Investigation of Georgia plane crash focuses on snapped propeller blade

CARROLLTON, Ga. (AP) Investigators looking for the cause of a commuter plane crash that killed five people focused Tuesday on a snapped propeller blade.

Two passengers aboard Atlantic Southeast Airlines Flight 529 said the left engine on the Embraer 120 turboprop blew apart shortly after the plane reached cruising speed. The aircraft went down in a hayfield Monday afternoon.

Investigators found nothing mechanically wrong with the left engine other than that it was ripped from its mount, John Hammerschmidt of the National Transportation Safety Board told reporters Tuesday night.

''They saw nothing catastrophic in the left engine,'' he said.

He didn't say if investigators thought the engine tore from the mount before or after the crash.

Investigators also recovered the left engine's propeller, minus most of its blade. But Hammerschmidt said it was unclear whether the blade snapped before or after the crash.

Even if it broke before, he indicated it might not have caused the accident. The twin-engine plane is certified to fly on one engine, he said.

Meanwhile, the flight data recorder recovered from the plane's cockpit indicated the engine failed at 18,000 feet.

For the next nine minutes and 20 seconds, Hammerschmidt said, the flight crew took proper emergency precautions, including preparing passengers for a crash.

A 16-inch piece of blade that was stuck in the left engine's propellor hub was sent to Washington for analysis, but the rest of the broken blade wasn't found. Investigators continued looking for it.

An Embraer 120 that crashed in Georgia in 1991, killing former Sen. John Tower and 22 others, went down after a worn part in a propeller control system, also in its left engine, failed.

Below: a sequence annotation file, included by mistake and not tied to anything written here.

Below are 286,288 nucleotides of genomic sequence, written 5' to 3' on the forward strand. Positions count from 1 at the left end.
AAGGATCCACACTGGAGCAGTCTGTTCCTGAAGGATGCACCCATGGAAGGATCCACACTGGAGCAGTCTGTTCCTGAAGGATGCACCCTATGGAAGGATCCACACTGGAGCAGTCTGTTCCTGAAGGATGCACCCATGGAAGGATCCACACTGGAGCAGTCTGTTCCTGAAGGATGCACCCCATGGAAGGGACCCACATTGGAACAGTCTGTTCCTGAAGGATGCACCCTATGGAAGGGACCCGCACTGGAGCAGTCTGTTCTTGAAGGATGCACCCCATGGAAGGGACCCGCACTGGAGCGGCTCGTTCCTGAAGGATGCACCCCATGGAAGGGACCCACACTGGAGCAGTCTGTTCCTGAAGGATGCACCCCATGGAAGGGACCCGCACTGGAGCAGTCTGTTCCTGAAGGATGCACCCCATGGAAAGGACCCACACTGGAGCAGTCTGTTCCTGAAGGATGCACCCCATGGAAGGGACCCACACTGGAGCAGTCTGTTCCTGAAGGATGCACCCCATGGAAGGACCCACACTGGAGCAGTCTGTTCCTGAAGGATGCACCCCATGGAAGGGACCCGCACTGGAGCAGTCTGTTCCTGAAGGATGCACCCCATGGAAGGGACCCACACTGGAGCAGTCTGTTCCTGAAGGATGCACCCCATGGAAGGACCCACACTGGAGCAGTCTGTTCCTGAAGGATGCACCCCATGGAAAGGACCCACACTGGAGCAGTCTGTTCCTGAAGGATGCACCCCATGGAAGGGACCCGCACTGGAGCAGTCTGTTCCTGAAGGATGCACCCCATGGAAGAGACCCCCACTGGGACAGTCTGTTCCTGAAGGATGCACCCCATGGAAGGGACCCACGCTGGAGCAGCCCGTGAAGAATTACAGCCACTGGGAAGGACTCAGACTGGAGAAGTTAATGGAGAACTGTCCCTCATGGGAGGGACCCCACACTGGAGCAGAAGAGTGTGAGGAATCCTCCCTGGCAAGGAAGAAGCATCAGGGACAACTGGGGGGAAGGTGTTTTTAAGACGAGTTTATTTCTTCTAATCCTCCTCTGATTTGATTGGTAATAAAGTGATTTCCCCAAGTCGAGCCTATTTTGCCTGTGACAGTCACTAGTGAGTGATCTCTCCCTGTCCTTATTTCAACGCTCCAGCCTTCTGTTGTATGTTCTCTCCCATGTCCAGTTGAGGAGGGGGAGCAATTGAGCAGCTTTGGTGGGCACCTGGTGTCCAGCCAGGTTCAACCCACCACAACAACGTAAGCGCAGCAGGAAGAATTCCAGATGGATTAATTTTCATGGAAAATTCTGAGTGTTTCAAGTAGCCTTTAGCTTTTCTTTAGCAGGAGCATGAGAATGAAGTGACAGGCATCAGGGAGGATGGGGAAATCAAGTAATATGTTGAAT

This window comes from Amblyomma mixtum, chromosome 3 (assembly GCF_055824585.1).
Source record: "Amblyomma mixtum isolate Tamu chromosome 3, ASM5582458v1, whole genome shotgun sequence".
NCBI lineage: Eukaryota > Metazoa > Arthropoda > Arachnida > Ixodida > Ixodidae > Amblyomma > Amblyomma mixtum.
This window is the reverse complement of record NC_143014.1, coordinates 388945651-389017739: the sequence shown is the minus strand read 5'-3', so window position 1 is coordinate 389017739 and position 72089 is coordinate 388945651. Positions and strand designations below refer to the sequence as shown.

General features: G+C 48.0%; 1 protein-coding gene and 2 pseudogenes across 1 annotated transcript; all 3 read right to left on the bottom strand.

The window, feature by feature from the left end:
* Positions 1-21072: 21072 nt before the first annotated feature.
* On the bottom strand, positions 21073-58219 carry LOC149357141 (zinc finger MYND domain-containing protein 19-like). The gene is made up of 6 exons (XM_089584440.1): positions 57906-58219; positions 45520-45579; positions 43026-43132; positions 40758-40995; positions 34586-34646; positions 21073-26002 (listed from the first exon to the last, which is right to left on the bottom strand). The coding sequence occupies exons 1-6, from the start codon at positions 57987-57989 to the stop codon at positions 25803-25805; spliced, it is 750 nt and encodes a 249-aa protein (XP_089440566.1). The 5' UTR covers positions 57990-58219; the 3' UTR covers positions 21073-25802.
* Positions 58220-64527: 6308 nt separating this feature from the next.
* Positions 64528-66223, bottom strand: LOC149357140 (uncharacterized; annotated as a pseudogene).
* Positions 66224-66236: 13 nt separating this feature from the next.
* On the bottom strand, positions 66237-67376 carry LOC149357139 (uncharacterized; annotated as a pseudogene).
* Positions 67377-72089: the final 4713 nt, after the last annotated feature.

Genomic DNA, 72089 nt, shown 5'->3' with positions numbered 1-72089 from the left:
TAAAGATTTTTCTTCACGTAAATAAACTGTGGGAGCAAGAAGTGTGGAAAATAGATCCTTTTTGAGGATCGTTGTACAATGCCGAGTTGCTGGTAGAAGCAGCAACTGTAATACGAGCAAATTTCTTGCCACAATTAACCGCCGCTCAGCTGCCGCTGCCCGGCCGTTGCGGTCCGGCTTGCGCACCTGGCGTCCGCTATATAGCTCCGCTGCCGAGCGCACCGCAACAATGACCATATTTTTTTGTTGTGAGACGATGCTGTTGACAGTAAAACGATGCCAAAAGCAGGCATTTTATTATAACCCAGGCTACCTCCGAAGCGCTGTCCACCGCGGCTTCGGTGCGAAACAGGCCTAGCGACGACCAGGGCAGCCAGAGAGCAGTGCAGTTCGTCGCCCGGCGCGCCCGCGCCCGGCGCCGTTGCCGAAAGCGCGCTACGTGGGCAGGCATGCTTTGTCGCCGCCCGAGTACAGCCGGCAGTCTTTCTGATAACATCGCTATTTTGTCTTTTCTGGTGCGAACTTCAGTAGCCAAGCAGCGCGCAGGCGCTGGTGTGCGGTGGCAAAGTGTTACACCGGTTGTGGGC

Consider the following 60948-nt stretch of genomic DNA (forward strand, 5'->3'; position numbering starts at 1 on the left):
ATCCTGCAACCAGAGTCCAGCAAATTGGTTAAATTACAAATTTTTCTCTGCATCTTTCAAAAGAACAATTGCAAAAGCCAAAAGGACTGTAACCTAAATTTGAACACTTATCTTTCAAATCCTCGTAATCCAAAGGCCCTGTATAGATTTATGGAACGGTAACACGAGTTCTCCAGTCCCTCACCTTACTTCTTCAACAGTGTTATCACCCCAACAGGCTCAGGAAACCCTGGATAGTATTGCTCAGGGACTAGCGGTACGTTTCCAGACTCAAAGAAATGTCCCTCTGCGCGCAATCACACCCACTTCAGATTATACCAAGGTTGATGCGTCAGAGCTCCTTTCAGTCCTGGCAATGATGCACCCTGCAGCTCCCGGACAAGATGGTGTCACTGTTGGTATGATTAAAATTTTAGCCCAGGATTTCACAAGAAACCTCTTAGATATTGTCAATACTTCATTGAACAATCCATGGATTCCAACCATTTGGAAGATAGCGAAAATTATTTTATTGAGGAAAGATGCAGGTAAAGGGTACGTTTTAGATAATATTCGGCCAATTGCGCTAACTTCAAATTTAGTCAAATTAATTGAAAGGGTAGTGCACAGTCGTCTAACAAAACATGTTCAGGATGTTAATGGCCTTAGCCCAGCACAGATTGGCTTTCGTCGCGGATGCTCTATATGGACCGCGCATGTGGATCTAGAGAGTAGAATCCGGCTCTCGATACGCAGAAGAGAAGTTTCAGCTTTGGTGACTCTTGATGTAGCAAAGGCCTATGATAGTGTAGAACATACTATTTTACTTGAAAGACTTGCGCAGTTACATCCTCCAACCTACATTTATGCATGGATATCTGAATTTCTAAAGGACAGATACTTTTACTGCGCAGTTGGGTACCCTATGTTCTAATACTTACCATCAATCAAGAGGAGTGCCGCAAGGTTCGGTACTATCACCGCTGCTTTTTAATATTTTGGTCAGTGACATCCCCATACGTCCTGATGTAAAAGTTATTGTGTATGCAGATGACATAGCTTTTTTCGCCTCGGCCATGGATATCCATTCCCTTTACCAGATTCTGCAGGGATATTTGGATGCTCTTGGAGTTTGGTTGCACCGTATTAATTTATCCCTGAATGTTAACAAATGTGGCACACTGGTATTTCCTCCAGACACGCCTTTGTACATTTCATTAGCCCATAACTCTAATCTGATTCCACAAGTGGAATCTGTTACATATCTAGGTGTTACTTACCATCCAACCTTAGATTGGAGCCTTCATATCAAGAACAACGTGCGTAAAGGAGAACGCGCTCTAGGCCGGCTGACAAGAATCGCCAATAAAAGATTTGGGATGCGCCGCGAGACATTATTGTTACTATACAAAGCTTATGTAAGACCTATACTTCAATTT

In Monday's crash, the plane's engines were part of the PW-100 family made by Pratt & Whitney Canada, a subsidiary of U.S.-based United Technologies Corp.

Company spokesman Jose Jacome described the engines as workhorses of the commuter airline industry, used in the deHavilland Dash 8, the ATR-42, the Fokker 50 and the Embraer 120. ''It had a very good record,'' Jacome said.

The plane was carrying 26 passengers and three crew members to Gulfport, Miss., when it crashed about 15 minutes after leaving Atlanta.

Pilot Ed Gannaway and four passengers were killed and 24 people were hurt. Fourteen of the injured remained hospitalized Tuesday, six in critical condition. Several suffered burns.

Air Force Maj. Charles LeMay, who suffered a sprained shoulder and cuts and bruises, said he and other passengers looked out the window when they heard the left engine explode.

''All of the metal around the engine was all peeled back. The propeller had thrust over to the left and appeared stuck in the wing,'' said LeMay, of Bellevue, Neb.

''There was a loud, loud bang,'' said passenger John Tweedy of Gaithersburg, Md. ''The whole engine just sort of came apart.''

Gannaway had reported engine trouble and was apparently trying to make it to West Georgia Regional Airport when the plane crashed six to eight miles short of the airport.

Passengers and witnesses on the ground credited him with dodging houses, wires and trees.

''I think that's what saved most of us,'' said passenger Chuck Pfisterer.

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